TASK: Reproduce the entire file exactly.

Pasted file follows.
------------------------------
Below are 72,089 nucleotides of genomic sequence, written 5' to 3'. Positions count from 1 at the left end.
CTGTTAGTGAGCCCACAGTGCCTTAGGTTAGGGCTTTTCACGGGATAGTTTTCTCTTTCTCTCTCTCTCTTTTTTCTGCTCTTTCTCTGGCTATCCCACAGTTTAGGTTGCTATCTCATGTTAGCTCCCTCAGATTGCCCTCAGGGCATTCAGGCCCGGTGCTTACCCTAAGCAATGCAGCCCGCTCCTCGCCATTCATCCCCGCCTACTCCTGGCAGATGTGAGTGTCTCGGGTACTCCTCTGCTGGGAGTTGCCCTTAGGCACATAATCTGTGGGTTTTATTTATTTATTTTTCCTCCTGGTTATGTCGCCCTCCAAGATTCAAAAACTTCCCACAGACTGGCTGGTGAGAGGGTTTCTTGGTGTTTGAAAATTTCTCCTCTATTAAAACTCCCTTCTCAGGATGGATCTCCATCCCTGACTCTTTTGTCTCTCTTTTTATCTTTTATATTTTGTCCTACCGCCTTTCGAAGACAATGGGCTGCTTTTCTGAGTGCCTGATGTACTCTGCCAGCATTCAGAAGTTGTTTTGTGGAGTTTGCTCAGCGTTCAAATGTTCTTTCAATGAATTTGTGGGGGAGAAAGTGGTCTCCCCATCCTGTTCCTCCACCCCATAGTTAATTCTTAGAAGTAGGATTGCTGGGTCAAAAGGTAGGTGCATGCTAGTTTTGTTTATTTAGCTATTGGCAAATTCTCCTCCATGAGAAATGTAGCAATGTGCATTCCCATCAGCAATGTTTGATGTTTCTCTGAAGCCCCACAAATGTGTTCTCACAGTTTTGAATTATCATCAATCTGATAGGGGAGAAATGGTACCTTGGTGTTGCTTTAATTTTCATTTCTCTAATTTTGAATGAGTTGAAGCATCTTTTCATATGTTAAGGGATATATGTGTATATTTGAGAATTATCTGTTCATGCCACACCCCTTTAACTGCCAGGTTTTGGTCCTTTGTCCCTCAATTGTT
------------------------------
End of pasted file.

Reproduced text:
Below are 72,089 nucleotides of genomic sequence, written 5' to 3'. Positions count from 1 at the left end.
CTGTTAGTGAGCCCACAGTGCCTTAGGTTAGGGCTTTTCACGGGATAGTTTTCTCTTTCTCTCTCTCTCTTTTTTCTGCTCTTTCTCTGGCTATCCCACAGTTTAGGTTGCTATCTCATGTTAGCTCCCTCAGATTGCCCTCAGGGCATTCAGGCCCGGTGCTTACCCTAAGCAATGCAGCCCGCTCCTCGCCATTCATCCCCGCCTACTCCTGGCAGATGTGAGTGTCTCGGGTACTCCTCTGCTGGGAGTTGCCCTTAGGCACATAATCTGTGGGTTTTATTTATTTATTTTTCCTCCTGGTTATGTCGCCCTCCAAGATTCAAAAACTTCCCACAGACTGGCTGGTGAGAGGGTTTCTTGGTGTTTGAAAATTTCTCCTCTATTAAAACTCCCTTCTCAGGATGGATCTCCATCCCTGACTCTTTTGTCTCTCTTTTTATCTTTTATATTTTGTCCTACCGCCTTTCGAAGACAATGGGCTGCTTTTCTGAGTGCCTGATGTACTCTGCCAGCATTCAGAAGTTGTTTTGTGGAGTTTGCTCAGCGTTCAAATGTTCTTTCAATGAATTTGTGGGGGAGAAAGTGGTCTCCCCATCCTGTTCCTCCACCCCATAGTTAATTCTTAGAAGTAGGATTGCTGGGTCAAAAGGTAGGTGCATGCTAGTTTTGTTTATTTAGCTATTGGCAAATTCTCCTCCATGAGAAATGTAGCAATGTGCATTCCCATCAGCAATGTTTGATGTTTCTCTGAAGCCCCACAAATGTGTTCTCACAGTTTTGAATTATCATCAATCTGATAGGGGAGAAATGGTACCTTGGTGTTGCTTTAATTTTCATTTCTCTAATTTTGAATGAGTTGAAGCATCTTTTCATATGTTAAGGGATATATGTGTATATTTGAGAATTATCTGTTCATGCCACACCCCTTTAACTGCCAGGTTTTGGTCCTTTGTCCCTCAATTGTT